In Togo, BBOXX’s mobile pay-go, home solar PV-battery energy storage systems are already supplying sustainable, emissions-free electricity to 26,000 households. Its home solar energy kits and low-power, energy-efficient household electrical and electronic products are being sold in some 20 local shops, employing around 100 Togolese, according to the company.

“As a company, we place a great deal of emphasis on formal training of employees, ranging from customer service, digital skills and technical training,” Hamayun said in an interview. “This is how we ensure that our distributed workforce has the necessary knowledge and skills to do their jobs effectively. We want to empower our employees to achieve even more and we are heading in the right direction.”

Being awarded Great Place to Work certification added credibility and legitimacy to this. It also boosted employee morale and aids BBOXX’s recruitment and hiring efforts, Hamayun pointed out. “We know this approach works, as in Rwanda, where we have operated since 2013, we have been awarded with the ‘Great Place to work Certification’ – a globally-recognised stamp of approval for an excellent workplace culture.”

BBOXX Togo Employee With Solar Panel
Photo: BBOXX

Technologically, Pulse, BBOXX’s cloud-based task management platform, plays a core, key role in the company’s expansion efforts. “We face the challenge of managing scale as customers, products and employees are dispersed across a range of remote locations,” Hamayun said. Pulse streamlines BBOXX’s business processes and enhances customer service, which makes for an efficient, smoothly run operation, he explained.

“Pulse ‘gamifies’ and ‘digitalizes’ our entire sales and service management, automating tasks for sales agents, technicians, call centres and our supply chain,” Hamayun said. The cloud-based platform incorporates “Big Data” analytical capabilities, “allowing us to have an accurate picture of performance quickly and uses machine learning to enable predictive analytics. For example, Pulse uses product monitoring to predict failure and allows the operational team to proactively support customers, automatically schedules field tasks for staff and much more,” he added.

Some big boosts

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BBOXX received a big boost in late October when France’s EDF announced it would partner with BBOXX in its efforts to energize Togo. “By teaming up with BBOXX in Togo, the EDF Group has embarked on a new stage of development of its off-grid activities in Africa, which has been constantly speeded [sic.] up since our Ivory Coast subsidiary, Zeci, was set up less than two years ago,” Valerie Levkov, EDF’s senior vice president in charge of Africa and Middle East, stated for a press release. “We are proud to work with a partner like BBOXX, which shares our commitment to low carbon energies. The partnership that has just been set up fits in with the EDF strategy CAP 2030, whose main purpose is to triple our activities outside Europe.”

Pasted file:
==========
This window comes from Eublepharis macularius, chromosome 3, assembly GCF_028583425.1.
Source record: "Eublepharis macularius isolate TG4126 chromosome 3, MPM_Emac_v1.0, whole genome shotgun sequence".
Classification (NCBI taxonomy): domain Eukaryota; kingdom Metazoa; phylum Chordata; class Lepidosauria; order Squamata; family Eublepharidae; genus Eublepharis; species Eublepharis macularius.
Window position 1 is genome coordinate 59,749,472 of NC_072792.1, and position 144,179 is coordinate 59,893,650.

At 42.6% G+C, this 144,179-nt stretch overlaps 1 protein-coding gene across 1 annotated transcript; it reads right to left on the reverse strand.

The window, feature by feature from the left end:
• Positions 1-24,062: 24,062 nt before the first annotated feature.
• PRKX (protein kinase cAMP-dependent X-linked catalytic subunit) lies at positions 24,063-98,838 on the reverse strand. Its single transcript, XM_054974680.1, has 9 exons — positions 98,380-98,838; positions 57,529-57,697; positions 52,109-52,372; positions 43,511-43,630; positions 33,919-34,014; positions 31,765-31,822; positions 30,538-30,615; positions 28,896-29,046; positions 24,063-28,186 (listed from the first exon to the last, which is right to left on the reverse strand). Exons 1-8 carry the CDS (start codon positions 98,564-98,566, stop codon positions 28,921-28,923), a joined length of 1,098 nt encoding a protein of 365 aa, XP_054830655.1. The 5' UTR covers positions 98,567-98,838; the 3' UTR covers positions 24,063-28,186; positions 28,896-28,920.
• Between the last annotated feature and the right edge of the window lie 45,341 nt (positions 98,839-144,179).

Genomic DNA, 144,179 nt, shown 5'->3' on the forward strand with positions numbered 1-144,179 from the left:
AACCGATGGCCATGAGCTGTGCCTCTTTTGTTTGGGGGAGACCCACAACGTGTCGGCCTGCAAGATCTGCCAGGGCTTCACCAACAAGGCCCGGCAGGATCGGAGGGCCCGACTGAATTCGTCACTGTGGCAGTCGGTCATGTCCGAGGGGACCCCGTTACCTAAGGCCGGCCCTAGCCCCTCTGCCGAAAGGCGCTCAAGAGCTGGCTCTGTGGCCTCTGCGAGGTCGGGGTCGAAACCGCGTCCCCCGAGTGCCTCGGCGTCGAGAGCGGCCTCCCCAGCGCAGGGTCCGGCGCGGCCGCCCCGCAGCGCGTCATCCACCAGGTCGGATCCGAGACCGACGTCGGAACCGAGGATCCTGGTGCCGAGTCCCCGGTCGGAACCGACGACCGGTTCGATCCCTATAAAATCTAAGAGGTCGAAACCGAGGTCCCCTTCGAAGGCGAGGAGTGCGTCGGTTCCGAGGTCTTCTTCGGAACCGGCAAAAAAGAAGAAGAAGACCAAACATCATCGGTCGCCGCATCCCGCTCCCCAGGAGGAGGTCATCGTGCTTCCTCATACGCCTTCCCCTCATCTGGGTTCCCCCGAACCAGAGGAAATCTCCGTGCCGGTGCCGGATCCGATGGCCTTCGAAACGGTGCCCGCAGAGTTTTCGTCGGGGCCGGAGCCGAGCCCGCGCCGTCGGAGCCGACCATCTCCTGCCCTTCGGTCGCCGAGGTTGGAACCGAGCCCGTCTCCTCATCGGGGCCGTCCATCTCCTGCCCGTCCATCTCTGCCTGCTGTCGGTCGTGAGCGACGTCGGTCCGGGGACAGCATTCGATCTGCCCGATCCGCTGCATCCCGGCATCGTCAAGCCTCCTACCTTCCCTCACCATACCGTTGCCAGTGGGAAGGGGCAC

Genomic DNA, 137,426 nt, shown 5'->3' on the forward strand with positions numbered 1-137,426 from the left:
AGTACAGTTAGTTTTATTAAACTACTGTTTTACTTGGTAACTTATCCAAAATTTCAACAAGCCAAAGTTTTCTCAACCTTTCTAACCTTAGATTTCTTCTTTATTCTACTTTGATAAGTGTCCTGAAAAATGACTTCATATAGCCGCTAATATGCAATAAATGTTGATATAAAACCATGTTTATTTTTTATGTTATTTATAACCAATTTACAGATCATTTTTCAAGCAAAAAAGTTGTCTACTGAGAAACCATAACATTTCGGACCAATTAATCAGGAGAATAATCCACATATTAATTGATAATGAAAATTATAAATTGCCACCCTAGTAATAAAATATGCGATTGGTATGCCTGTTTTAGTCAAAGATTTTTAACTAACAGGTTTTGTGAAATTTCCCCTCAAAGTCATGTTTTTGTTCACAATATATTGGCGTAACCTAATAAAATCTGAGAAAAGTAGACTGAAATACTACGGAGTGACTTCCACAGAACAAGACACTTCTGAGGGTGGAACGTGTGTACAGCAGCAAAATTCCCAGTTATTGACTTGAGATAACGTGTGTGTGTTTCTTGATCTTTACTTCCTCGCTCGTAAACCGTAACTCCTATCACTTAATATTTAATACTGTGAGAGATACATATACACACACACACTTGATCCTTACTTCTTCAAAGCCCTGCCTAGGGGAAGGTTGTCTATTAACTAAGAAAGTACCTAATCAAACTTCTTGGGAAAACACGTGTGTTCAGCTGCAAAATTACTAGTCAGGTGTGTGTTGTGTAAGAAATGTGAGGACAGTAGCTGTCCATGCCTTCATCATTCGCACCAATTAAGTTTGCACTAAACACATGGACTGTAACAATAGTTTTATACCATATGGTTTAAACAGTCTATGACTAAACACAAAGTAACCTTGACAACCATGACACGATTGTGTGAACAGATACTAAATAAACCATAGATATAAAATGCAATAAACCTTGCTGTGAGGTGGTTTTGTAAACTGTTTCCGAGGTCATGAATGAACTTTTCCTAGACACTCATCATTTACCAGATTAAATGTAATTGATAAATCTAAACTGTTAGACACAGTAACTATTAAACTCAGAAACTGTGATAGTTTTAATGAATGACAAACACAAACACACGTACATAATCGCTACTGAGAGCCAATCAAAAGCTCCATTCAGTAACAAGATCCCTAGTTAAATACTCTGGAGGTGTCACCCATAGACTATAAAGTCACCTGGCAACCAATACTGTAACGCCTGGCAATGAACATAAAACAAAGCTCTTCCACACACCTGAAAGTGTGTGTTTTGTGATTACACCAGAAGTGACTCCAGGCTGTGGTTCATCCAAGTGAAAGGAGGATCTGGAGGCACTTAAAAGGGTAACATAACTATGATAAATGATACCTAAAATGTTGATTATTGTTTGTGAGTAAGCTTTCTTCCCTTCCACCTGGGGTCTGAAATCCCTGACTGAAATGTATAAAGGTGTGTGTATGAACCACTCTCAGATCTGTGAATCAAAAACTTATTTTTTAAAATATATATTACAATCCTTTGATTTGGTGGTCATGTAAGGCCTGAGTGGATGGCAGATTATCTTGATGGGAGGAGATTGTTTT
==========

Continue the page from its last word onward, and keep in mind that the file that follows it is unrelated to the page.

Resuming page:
Boosting BBOXX’s expansion in Togo further, private equity investment company Bamboo Capital Partners will join with BBOXX and EDF by investing an undisclosed amount in BBOXX’s Togolese DESCO (Distributed Energy Service Company) via its BEAM investment platform. The capital is to finance and accelerate BBOXX Togo’s growth.

BBOXX has also been able to raise capital locally through Union Togolaise de Banque. That “has made financial matters more straightforward for us, and it will boost our expansion across the country,” Hamayun said.

The Government of Togo and state institutions are also facilitating BBOXX Togo’s efforts. The company is working with La Poste, which has the largest distribution network in the country, to sell and distribute its solar home systems and other small electrical, consumer products, such televisions and radios, Hamayun explained. BBOXX is also opening shops within La Poste’s distribution outlets, he added.

Togo Presidential Delegation Visits BBOXX Headquarters
President of Togo visits BBOXX headquarters.

A look ahead

Looking ahead, BBOXX is working to expand the range of energy products and services it offers in Africa. The company has partnered with Axiom Networks to trial Internet services in Rwanda and intends to expand this to include all the African markets in which BBOXX operates. “Axiom provides [the] Internet connections, while BBOXX manages the hotspot installations, the Internet access and the B2C activity,” Hamayun explained.

BBOXX has also entered into a partnership with US multinational GE to provide energy access for small businesses, schools and other organizations in the Democratic Republic of Congo city of Goma. BBOXX deployed the first of GE’s Hybrid Distributed Power (HDP) systems there earlier this year to provide energy service to up to 10 customers, according to Hamayun.

“The first is a local school, Kivu International School. More customers will be added to the mini-grid over time,” Hamayun said. The partnership with GE forms part of BBOXX’s strategy “to improve access to vital utilities for customers with a range of needs, from small solar home systems of 50W in rural communities, to businesses in urban areas with higher energy demands of 0.5kW – 5.0kW, and above. We hope to replicate this service across markets beyond the DRC over time,” he explained. comment